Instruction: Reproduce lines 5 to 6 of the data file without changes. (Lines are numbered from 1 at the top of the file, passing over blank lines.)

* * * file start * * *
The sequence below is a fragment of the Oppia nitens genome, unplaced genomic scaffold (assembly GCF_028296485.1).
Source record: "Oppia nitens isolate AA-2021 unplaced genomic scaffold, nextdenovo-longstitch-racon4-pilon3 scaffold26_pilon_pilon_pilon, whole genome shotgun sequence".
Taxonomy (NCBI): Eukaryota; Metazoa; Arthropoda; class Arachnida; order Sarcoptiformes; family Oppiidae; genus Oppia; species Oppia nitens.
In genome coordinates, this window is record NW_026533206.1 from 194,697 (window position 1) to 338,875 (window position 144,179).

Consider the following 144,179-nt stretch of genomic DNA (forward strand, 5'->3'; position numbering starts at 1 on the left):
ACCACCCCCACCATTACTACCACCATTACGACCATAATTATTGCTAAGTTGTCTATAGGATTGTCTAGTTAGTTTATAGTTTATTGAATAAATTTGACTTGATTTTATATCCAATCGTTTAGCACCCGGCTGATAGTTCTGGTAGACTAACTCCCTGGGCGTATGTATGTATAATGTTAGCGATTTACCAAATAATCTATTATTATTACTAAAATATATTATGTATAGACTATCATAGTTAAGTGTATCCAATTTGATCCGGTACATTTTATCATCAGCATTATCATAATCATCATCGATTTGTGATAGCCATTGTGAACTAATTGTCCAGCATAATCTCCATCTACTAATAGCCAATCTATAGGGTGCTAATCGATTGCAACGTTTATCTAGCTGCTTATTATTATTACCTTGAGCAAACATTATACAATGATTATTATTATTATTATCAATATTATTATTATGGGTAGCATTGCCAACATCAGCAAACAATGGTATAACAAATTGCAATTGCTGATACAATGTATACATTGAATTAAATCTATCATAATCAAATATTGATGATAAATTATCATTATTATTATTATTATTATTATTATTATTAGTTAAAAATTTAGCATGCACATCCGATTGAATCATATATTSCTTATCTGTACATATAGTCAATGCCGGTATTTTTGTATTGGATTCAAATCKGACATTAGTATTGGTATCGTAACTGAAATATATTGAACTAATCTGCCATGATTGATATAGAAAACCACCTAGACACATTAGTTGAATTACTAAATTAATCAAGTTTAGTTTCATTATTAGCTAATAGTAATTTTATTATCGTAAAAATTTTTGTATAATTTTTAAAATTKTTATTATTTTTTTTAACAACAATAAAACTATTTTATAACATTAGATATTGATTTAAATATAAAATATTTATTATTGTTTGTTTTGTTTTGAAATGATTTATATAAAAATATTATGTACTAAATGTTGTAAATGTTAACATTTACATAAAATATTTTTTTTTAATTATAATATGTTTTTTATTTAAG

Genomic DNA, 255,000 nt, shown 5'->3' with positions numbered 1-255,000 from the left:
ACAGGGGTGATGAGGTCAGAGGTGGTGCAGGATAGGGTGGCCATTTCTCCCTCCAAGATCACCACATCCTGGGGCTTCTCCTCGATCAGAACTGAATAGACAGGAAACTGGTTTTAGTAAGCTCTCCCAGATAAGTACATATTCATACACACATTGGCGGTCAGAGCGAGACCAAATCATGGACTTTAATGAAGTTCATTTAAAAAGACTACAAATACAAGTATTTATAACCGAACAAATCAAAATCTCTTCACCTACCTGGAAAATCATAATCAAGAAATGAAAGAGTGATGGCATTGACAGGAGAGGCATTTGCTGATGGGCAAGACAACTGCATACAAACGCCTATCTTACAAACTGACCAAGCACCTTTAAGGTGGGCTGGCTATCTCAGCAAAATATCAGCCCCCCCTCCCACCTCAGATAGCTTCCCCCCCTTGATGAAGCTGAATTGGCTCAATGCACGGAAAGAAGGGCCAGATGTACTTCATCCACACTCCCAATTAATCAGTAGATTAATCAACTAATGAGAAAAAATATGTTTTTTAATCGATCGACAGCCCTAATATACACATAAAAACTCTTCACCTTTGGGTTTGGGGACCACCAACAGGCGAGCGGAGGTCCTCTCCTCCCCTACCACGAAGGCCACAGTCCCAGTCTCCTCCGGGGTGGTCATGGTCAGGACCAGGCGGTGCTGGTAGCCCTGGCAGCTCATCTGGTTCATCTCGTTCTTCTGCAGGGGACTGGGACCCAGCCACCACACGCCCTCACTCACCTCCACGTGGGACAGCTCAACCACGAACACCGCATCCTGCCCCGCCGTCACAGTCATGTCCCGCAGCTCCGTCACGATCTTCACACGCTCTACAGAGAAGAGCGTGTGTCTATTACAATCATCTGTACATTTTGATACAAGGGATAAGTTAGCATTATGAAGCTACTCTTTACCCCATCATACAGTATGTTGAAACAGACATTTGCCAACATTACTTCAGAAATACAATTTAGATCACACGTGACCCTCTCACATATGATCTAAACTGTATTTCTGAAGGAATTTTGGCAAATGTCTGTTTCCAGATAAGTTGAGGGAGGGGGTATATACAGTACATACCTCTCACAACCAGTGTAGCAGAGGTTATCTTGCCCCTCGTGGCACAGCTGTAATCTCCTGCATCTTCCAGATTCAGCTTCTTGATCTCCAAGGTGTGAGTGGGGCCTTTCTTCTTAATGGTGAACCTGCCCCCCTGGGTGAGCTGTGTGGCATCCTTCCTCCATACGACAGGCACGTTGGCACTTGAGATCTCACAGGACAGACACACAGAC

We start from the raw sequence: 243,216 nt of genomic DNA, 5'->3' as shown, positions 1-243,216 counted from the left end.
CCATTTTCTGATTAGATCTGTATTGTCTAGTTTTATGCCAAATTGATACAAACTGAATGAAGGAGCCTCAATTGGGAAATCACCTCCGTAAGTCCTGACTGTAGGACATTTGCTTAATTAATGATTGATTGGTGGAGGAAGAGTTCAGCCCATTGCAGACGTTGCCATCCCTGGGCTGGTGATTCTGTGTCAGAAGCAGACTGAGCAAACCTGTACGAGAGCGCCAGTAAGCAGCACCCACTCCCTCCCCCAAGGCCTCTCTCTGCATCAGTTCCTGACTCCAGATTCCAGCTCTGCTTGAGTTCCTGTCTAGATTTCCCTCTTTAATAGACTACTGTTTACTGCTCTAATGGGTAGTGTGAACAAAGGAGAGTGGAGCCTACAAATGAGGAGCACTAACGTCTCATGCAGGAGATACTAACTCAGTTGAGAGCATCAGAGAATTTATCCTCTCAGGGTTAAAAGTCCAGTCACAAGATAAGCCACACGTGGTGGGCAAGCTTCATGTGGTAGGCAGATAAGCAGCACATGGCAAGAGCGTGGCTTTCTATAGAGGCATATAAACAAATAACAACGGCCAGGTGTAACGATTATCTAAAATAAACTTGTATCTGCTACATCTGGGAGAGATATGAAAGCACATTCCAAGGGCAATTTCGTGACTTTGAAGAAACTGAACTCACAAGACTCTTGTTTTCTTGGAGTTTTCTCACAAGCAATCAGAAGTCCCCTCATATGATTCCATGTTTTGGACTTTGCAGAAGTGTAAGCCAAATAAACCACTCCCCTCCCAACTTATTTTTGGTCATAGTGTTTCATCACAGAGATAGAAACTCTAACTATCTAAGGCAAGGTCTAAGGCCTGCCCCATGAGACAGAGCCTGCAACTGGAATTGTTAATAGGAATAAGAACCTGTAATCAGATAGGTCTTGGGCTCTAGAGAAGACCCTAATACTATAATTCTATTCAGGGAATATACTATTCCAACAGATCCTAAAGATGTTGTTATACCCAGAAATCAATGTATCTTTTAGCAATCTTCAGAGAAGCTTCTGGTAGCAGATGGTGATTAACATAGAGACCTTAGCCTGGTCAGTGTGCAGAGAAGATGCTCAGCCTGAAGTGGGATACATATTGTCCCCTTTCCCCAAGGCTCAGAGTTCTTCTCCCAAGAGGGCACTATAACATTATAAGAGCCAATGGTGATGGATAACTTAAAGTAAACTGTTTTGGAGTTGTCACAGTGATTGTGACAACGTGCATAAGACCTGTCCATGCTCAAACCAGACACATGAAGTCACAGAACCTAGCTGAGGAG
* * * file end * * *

Consider the following 144,179-nt stretch of genomic DNA (forward strand, 5'->3'; position numbering starts at 1 on the left):
ACCACCCCCACCATTACTACCACCATTACGACCATAATTATTGCTAAGTTGTCTATAGGATTGTCTAGTTAGTTTATAGTTTATTGAATAAATTTGACTTGATTTTATATCCAATCGTTTAGCACCCGGCTGATAGTTCTGGTAGACTAACTCCCTGGGCGTATGTATGTATAATGTTAGCGATTTACCAAATAATCTATTATTATTACTAAAATATATTATGTATAGACTATCATAGTTAAGTGTATCCAATTTGATCCGGTACATTTTATCATCAGCATTATCATAATCATCATCGATTTGTGATAGCCATTGTGAACTAATTGTCCAGCATAATCTCCATCTACTAATAGCCAATCTATAGGGTGCTAATCGATTGCAACGTTTATCTAGCTGCTTATTATTATTACCTTGAGCAAACATTATACAATGATTATTATTATTATTATCAATATTATTATTATGGGTAGCATTGCCAACATCAGCAAACAATGGTATAACAAATTGCAATTGCTGATACAATGTATACATTGAATTAAATCTATCATAATCAAATATTGATGATAAATTATCATTATTATTATTATTATTATTATTATTATTAGTTAAAAATTTAGCATGCACATCCGATTGAATCATATATTSCTTATCTGTACATATAGTCAATGCCGGTATTTTTGTATTGGATTCAAATCKGACATTAGTATTGGTATCGTAACTGAAATATATTGAACTAATCTGCCATGATTGATATAGAAAACCACCTAGACACATTAGTTGAATTACTAAATTAATCAAGTTTAGTTTCATTATTAGCTAATAGTAATTTTATTATCGTAAAAATTTTTGTATAATTTTTAAAATTKTTATTATTTTTTTTAACAACAATAAAACTATTTTATAACATTAGATATTGATTTAAATATAAAATATTTATTATTGTTTGTTTTGTTTTGAAATGATTTATATAAAAATATTATGTACTAAATGTTGTAAATGTTAACATTTACATAAAATATTTTTTTTTAATTATAATATGTTTTTTATTTAAG